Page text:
Developer Guide and Reference

Contents

Capabilities of C++ SIMD Classes

The fundamental capabilities of each C++ SIMD class include:
  • computation
  • horizontal data support
  • branch compression/elimination
  • caching hints
Understanding each of these capabilities and how they interact is crucial to achieving desired results.

Computation

The SIMD C++ classes contain vertical operator support for most arithmetic operations, including shifting and saturation.
Computation operations include:
+
,
-
,
*
,
/
, reciprocal (
rcp
and
rcp_nr
), square root (
sqrt
), and reciprocal square root (
rsqrt
and
rsqrt_nr
).
Operations
rcp
and
rsqrt
are approximating instructions with very short latencies that produce results with at least 12 bits of accuracy. You may get a different answer if used on non-Intel processors. Operations
rcp_nr
and
rsqrt_nr
use software refining techniques to enhance the accuracy of the approximations, with a minimal impact on performance. (The "
nr
" stands for Newton-Raphson, a mathematical technique for improving performance using an approximate result.)

Horizontal Data Support

The C++ SIMD classes provide horizontal support for some arithmetic operations. The term "horizontal" indicates computation across the elements of one vector, as opposed to the vertical, element-by-element operations on two different vectors.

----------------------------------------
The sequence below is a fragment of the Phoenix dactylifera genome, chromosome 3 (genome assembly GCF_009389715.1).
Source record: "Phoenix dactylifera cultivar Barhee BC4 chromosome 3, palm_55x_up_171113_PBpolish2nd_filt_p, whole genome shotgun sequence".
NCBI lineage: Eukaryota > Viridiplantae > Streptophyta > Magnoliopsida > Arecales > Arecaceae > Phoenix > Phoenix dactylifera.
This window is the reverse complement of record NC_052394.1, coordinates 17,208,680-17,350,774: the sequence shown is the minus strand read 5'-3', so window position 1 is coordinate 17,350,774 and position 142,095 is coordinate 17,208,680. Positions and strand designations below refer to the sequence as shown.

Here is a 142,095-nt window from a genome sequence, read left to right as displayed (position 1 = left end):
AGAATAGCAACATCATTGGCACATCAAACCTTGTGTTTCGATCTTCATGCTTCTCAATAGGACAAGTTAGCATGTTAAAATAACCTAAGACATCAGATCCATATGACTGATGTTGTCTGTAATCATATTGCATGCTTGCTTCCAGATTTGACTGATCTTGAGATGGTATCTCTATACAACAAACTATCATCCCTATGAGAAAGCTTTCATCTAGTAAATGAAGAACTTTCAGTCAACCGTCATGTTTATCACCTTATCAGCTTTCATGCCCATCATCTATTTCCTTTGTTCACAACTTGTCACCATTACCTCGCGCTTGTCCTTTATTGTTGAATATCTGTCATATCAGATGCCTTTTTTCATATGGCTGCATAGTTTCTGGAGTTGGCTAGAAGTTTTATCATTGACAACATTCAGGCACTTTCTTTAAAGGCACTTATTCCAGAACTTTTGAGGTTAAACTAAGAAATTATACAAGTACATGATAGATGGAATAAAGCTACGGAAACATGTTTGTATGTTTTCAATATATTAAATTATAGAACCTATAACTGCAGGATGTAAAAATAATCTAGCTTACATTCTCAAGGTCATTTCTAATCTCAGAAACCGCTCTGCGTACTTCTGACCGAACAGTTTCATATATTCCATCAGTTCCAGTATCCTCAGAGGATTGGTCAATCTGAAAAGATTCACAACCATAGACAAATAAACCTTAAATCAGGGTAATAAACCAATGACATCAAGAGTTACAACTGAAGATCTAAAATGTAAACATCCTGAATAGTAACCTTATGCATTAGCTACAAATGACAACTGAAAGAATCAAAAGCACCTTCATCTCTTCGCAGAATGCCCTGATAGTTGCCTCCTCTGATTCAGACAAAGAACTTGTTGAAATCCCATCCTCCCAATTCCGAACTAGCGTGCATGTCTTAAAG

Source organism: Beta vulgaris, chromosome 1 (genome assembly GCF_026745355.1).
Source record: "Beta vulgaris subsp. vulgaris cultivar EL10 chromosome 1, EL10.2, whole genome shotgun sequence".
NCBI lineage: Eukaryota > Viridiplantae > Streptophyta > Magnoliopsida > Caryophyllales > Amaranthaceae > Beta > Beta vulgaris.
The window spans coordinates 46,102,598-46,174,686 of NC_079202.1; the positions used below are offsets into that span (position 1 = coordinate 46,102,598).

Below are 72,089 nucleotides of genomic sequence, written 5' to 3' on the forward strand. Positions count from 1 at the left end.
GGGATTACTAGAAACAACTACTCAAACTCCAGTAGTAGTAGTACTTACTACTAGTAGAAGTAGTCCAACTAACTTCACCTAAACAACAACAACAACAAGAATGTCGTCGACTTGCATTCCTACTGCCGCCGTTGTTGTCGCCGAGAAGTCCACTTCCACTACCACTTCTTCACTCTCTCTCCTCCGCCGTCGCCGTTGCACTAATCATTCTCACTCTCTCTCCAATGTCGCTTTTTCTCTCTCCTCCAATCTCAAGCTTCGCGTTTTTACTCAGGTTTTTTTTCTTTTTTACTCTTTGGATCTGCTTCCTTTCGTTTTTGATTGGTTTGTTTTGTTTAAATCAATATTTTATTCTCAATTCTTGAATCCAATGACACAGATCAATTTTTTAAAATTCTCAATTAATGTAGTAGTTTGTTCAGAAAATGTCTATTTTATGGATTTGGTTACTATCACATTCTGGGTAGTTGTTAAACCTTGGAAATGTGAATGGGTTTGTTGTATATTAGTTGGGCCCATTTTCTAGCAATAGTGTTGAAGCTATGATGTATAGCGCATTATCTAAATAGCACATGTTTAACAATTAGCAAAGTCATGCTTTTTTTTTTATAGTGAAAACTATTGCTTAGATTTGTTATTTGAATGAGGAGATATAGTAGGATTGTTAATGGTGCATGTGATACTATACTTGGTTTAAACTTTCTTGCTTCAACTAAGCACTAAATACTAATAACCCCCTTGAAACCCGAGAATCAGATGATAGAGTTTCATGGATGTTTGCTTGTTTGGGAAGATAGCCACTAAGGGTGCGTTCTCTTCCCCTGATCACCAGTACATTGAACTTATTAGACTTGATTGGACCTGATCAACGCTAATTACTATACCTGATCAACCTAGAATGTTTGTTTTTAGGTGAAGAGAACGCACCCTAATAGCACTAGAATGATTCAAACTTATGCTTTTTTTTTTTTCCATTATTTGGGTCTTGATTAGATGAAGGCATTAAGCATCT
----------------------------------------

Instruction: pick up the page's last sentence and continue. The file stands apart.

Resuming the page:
The
add_horizontal
,
unpack_low
and
pack_sat
functions are examples of horizontal data support. This support enables certain algorithms that cannot exploit the full potential of SIMD instructions.
Shuffle intrinsics are another example of horizontal data flow. Shuffle intrinsics are not expressed in the C++ classes due to their immediate arguments. However, the C++ class implementation enables you to mix shuffle intrinsics with the other C++ functions. For example:
F32vec4 fveca, fvecb, fvecd; fveca += fvecb; fvecd = _mm_shuffle_ps(fveca,fvecb,0);

Branch Compression/Elimination

Branching in SIMD architectures can be complicated and expensive. The SIMD C++ classes provide functions to eliminate branches, using logical operations, max and min functions, conditional selects, and compares. Consider the following example:
short a[4], b[4], c[4]; for (i=0; i<4; i++) c[i] = a[i] > b[i] ? a[i] : b[i];
This operation is independent of the value of
i
. For each
i
, the result could be either
A
or
B
depending on the actual values. A simple way of removing the branch altogether is to use the
select_gt
function, as follows:
Is16vec4 a, b, c c = select_gt(a, b, a, b)

Caching Hints

Intel® Streaming SIMD Extensions provide prefetching and streaming hints. Prefetching data can minimize the effects of memory latency. Streaming hints allow you to indicate that certain data should not be cached.

Product and Performance Information

1

Intel's compilers may or may not optimize to the same degree for non-Intel microprocessors for optimizations that are not unique to Intel microprocessors. These optimizations include SSE2, SSE3, and SSSE3 instruction sets and other optimizations. Intel does not guarantee the availability, functionality, or effectiveness of any optimization on microprocessors not manufactured by Intel. Microprocessor-dependent optimizations in this product are intended for use with Intel microprocessors. Certain optimizations not specific to Intel microarchitecture are reserved for Intel microprocessors. Please refer to the applicable product User and Reference Guides for more information regarding the specific instruction sets covered by this notice.

Notice revision #20110804